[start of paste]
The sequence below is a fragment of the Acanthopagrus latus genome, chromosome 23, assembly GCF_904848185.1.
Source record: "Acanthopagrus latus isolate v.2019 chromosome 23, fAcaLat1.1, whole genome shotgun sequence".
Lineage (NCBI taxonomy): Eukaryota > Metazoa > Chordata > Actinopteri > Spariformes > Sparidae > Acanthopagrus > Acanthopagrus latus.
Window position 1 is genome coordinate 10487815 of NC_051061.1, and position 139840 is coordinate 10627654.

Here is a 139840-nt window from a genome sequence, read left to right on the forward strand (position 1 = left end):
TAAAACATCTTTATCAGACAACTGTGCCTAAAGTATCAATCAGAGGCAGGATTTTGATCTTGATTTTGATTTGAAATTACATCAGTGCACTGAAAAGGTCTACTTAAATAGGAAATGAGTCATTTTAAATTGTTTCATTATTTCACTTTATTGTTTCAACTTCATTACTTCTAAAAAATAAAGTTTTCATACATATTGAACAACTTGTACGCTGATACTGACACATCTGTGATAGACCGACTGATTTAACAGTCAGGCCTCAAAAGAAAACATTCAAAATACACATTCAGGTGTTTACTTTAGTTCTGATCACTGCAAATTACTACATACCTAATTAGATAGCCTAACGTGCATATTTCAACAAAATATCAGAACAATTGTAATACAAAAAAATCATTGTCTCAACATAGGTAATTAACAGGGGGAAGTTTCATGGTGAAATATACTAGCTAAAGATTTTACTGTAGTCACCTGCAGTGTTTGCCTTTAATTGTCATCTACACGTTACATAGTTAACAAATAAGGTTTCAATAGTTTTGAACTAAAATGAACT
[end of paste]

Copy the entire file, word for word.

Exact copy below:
The sequence below is a fragment of the Acanthopagrus latus genome, chromosome 23, assembly GCF_904848185.1.
Source record: "Acanthopagrus latus isolate v.2019 chromosome 23, fAcaLat1.1, whole genome shotgun sequence".
Lineage (NCBI taxonomy): Eukaryota > Metazoa > Chordata > Actinopteri > Spariformes > Sparidae > Acanthopagrus > Acanthopagrus latus.
Window position 1 is genome coordinate 10487815 of NC_051061.1, and position 139840 is coordinate 10627654.

Here is a 139840-nt window from a genome sequence, read left to right on the forward strand (position 1 = left end):
TAAAACATCTTTATCAGACAACTGTGCCTAAAGTATCAATCAGAGGCAGGATTTTGATCTTGATTTTGATTTGAAATTACATCAGTGCACTGAAAAGGTCTACTTAAATAGGAAATGAGTCATTTTAAATTGTTTCATTATTTCACTTTATTGTTTCAACTTCATTACTTCTAAAAAATAAAGTTTTCATACATATTGAACAACTTGTACGCTGATACTGACACATCTGTGATAGACCGACTGATTTAACAGTCAGGCCTCAAAAGAAAACATTCAAAATACACATTCAGGTGTTTACTTTAGTTCTGATCACTGCAAATTACTACATACCTAATTAGATAGCCTAACGTGCATATTTCAACAAAATATCAGAACAATTGTAATACAAAAAAATCATTGTCTCAACATAGGTAATTAACAGGGGGAAGTTTCATGGTGAAATATACTAGCTAAAGATTTTACTGTAGTCACCTGCAGTGTTTGCCTTTAATTGTCATCTACACGTTACATAGTTAACAAATAAGGTTTCAATAGTTTTGAACTAAAATGAACT